DATE2016-05-31 17:10:58
AUTHORSAntonio Turiel (1,2), Verónica González-gambau (1,2), Estrella Olmedo (1,2), Justino Martínez (1,2), Maria Piles (1,2), Jordi Isern-fontanet (1,2), Marcos Portabella (1,2), Joaquim Ballabrera-poy (1,2)
  1. Barcelona Expert Center Barcelona (Spain)
  2. Institute Of Marine Sciences Barcelona (Spain)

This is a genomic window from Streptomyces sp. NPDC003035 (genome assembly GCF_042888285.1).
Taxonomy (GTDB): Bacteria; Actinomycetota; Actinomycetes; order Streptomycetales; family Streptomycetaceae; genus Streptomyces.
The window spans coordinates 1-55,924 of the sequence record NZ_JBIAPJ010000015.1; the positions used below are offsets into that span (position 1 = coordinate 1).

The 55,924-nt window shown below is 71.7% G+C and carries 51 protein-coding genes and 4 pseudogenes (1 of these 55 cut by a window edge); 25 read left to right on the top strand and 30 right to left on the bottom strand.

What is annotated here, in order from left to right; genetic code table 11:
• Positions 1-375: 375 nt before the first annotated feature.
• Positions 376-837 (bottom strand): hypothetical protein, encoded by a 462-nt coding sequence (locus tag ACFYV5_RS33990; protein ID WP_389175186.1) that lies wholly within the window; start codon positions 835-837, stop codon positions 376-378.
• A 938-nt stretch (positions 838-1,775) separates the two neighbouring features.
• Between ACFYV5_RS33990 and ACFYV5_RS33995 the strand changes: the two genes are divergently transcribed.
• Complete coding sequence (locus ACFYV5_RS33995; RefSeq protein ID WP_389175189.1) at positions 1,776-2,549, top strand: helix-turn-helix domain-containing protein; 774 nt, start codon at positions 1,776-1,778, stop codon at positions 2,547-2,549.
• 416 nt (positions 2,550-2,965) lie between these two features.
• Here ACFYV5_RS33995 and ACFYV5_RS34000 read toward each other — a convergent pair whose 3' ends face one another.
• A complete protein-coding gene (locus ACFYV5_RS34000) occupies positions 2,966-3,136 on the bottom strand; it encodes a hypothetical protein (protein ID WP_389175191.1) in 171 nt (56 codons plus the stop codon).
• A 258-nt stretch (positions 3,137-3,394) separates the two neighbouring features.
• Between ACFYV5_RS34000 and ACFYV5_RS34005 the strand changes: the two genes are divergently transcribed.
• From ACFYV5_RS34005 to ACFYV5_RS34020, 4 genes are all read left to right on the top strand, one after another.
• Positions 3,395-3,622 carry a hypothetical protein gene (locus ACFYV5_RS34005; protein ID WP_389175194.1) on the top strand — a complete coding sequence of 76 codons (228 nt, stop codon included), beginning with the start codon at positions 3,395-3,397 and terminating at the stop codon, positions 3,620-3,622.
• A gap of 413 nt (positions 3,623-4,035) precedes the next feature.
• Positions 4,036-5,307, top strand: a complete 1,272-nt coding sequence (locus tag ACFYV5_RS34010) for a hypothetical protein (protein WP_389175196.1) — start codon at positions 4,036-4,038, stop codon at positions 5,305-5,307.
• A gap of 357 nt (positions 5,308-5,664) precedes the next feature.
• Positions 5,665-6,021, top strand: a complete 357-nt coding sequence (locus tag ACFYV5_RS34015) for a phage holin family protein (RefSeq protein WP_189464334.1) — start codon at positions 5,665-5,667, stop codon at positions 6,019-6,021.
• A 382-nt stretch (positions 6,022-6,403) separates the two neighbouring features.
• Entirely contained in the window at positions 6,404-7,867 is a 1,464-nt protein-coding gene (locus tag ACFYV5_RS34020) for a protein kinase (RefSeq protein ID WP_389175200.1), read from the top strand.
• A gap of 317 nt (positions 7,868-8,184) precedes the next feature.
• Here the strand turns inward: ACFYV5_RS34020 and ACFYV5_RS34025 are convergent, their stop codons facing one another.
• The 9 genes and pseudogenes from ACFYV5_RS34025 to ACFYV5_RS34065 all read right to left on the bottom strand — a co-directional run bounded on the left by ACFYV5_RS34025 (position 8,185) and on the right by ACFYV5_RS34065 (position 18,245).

ABSTRACTWith the advent of satellite missions operating passive microwave sensors in L-band (first SMOS, then Aquarius and SMAP) we have open the way to the observation from space of key components of the water cycle (mainly sea surface salinity, SSS, on the ocean and soil moisture, SM, on land). The main advantage of L-band sensors is their almost all-weather capability and the repeated access to synoptic views of the analysed variables; the main drawbacks are the limited resolution (25 kilometer of coarser) and the complexity of the processing. Precisely due to the difficulties to remove some important biases and errors in the brightness temperature signal in L-band, the retrieval of valid SSS values in the Mediterranean has been impossible so far. On the other hand, the characterization of SM in the Mediterranean region often requires maps of higher spatial resolution than that offered by present satellite missions; in addition, the presence of Radio Frequency Interferences (RFI) affects wide areas where no acquisition can be made. As a consequence, the observation of SSS and SM in the Mediterranean area has been limited to scarce satellite observations combined with in situ data since very recently. The introduction of new processing techniques has changed the situation dramatically. At the Barcelona Expert Center (one of ESA's SMOS Expert Support Laboratory) we have developed new techniques capable to mitigate the known issues about SMOS acquisitions. In particular, we have introduced techniques for removing systematic biases (as land-sea contamination) and RFI effect. We have modified the standard way of retrieving SSS and SM to make the retrieval process more robust and realiable. Finally, we have introduced new data merging techniques in order to improve the space and time resolution of the maps. In this talk we will present the most recent maps of SSS and SM derived from SMOS for the Mediterranean region. The present six years of data offer a unique view of the process governing freshwater fluxes in the region, and allow to observe specific processes, as the evolution of mesoscale eddies and the circulation of Atlantic inflow waters in the Western Mediterranean. The introduction of these products enables a more than significant improvement of climate services, as for instance the assessment of forest fire risks or the production of agricultural indexes.